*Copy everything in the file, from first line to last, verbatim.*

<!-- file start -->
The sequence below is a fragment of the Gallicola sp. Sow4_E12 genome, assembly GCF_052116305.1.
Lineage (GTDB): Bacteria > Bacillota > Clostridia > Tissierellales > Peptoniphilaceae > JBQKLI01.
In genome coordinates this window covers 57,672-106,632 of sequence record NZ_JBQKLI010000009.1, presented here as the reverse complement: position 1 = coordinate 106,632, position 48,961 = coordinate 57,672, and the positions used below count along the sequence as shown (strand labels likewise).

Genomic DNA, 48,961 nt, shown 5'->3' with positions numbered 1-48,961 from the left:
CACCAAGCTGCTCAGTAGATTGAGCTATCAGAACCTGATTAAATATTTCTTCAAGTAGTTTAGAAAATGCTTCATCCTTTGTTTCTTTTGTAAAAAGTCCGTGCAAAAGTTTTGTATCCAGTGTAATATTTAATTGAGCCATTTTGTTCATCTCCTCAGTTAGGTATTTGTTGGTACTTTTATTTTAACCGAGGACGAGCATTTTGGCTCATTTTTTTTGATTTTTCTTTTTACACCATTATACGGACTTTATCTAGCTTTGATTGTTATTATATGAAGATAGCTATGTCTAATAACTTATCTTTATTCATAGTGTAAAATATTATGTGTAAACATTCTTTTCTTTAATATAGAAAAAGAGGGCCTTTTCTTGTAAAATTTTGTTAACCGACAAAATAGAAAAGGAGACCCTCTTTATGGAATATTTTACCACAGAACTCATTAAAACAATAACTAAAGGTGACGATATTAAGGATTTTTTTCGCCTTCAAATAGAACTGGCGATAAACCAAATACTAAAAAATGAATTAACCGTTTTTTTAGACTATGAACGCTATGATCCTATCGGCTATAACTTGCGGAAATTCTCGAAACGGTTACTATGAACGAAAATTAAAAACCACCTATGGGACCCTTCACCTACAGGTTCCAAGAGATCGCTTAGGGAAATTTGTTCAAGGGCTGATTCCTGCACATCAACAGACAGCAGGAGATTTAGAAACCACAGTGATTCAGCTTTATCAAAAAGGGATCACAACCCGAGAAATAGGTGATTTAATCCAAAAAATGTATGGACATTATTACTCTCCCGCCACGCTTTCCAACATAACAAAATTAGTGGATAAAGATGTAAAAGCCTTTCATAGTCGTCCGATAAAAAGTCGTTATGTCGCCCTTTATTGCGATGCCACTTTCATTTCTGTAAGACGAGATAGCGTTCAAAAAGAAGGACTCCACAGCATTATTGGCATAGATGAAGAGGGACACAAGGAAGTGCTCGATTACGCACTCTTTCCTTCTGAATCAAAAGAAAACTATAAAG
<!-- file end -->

The sequence below is a fragment of the Gallicola sp. Sow4_E12 genome, assembly GCF_052116305.1.
Lineage (GTDB): Bacteria > Bacillota > Clostridia > Tissierellales > Peptoniphilaceae > JBQKLI01.
In genome coordinates this window covers 57,672-106,632 of sequence record NZ_JBQKLI010000009.1, presented here as the reverse complement: position 1 = coordinate 106,632, position 48,961 = coordinate 57,672, and the positions used below count along the sequence as shown (strand labels likewise).

Genomic DNA, 48,961 nt, shown 5'->3' with positions numbered 1-48,961 from the left:
CACCAAGCTGCTCAGTAGATTGAGCTATCAGAACCTGATTAAATATTTCTTCAAGTAGTTTAGAAAATGCTTCATCCTTTGTTTCTTTTGTAAAAAGTCCGTGCAAAAGTTTTGTATCCAGTGTAATATTTAATTGAGCCATTTTGTTCATCTCCTCAGTTAGGTATTTGTTGGTACTTTTATTTTAACCGAGGACGAGCATTTTGGCTCATTTTTTTTGATTTTTCTTTTTACACCATTATACGGACTTTATCTAGCTTTGATTGTTATTATATGAAGATAGCTATGTCTAATAACTTATCTTTATTCATAGTGTAAAATATTATGTGTAAACATTCTTTTCTTTAATATAGAAAAAGAGGGCCTTTTCTTGTAAAATTTTGTTAACCGACAAAATAGAAAAGGAGACCCTCTTTATGGAATATTTTACCACAGAACTCATTAAAACAATAACTAAAGGTGACGATATTAAGGATTTTTTTCGCCTTCAAATAGAACTGGCGATAAACCAAATACTAAAAAATGAATTAACCGTTTTTTTAGACTATGAACGCTATGATCCTATCGGCTATAACTTGCGGAAATTCTCGAAACGGTTACTATGAACGAAAATTAAAAACCACCTATGGGACCCTTCACCTACAGGTTCCAAGAGATCGCTTAGGGAAATTTGTTCAAGGGCTGATTCCTGCACATCAACAGACAGCAGGAGATTTAGAAACCACAGTGATTCAGCTTTATCAAAAAGGGATCACAACCCGAGAAATAGGTGATTTAATCCAAAAAATGTATGGACATTATTACTCTCCCGCCACGCTTTCCAACATAACAAAATTAGTGGATAAAGATGTAAAAGCCTTTCATAGTCGTCCGATAAAAAGTCGTTATGTCGCCCTTTATTGCGATGCCACTTTCATTTCTGTAAGACGAGATAGCGTTCAAAAAGAAGGACTCCACAGCATTATTGGCATAGATGAAGAGGGACACAAGGAAGTGCTCGATTACGCACTCTTTCCTTCTGAATCAAAAGAAAACTATAAAG